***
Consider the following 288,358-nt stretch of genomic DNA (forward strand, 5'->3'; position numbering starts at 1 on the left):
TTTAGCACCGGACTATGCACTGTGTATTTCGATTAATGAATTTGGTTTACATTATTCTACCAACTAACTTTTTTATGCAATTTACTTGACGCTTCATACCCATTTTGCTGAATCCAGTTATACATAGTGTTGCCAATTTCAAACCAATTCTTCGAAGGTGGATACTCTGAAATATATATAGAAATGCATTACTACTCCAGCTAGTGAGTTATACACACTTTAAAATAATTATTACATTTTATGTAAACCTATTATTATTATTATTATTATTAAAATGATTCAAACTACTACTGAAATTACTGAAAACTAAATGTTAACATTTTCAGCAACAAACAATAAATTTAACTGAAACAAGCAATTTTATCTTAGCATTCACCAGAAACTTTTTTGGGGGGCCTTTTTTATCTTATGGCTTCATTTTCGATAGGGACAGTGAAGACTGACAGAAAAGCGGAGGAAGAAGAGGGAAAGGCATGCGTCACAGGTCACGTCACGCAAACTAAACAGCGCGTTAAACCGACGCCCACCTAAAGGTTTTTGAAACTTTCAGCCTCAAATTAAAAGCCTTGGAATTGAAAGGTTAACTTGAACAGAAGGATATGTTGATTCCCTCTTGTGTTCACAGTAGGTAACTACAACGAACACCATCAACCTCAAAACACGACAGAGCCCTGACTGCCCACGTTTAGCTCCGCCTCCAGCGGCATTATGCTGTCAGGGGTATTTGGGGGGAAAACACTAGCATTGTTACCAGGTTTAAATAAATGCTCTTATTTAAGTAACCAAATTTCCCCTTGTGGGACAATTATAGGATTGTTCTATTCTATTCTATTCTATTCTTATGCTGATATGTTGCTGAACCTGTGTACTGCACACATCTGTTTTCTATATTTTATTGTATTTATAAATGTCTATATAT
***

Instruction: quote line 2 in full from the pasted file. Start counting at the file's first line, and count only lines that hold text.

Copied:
TTTAGCACCGGACTATGCACTGTGTATTTCGATTAATGAATTTGGTTTACATTATTCTACCAACTAACTTTTTTATGCAATTTACTTGACGCTTCATACCCATTTTGCTGAATCCAGTTATACATAGTGTTGCCAATTTCAAACCAATTCTTCGAAGGTGGATACTCTGAAATATATATAGAAATGCATTACTACTCCAGCTAGTGAGTTATACACACTTTAAAATAATTATTACATTTTATGTAAACCTATTATTATTATTATTATTATTAAAATGATTCAAACTACTACTGAAATTACTGAAAACTAAATGTTAACATTTTCAGCAACAAACAATAAATTTAACTGAAACAAGCAATTTTATCTTAGCATTCACCAGAAACTTTTTTGGGGGGCCTTTTTTATCTTATGGCTTCATTTTCGATAGGGACAGTGAAGACTGACAGAAAAGCGGAGGAAGAAGAGGGAAAGGCATGCGTCACAGGTCACGTCACGCAAACTAAACAGCGCGTTAAACCGACGCCCACCTAAAGGTTTTTGAAACTTTCAGCCTCAAATTAAAAGCCTTGGAATTGAAAGGTTAACTTGAACAGAAGGATATGTTGATTCCCTCTTGTGTTCACAGTAGGTAACTACAACGAACACCATCAACCTCAAAACACGACAGAGCCCTGACTGCCCACGTTTAGCTCCGCCTCCAGCGGCATTATGCTGTCAGGGGTATTTGGGGGGAAAACACTAGCATTGTTACCAGGTTTAAATAAATGCTCTTATTTAAGTAACCAAATTTCCCCTTGTGGGACAATTATAGGATTGTTCTATTCTATTCTATTCTATTCTTATGCTGATATGTTGCTGAACCTGTGTACTGCACACATCTGTTTTCTATATTTTATTGTATTTATAAATGTCTATATAT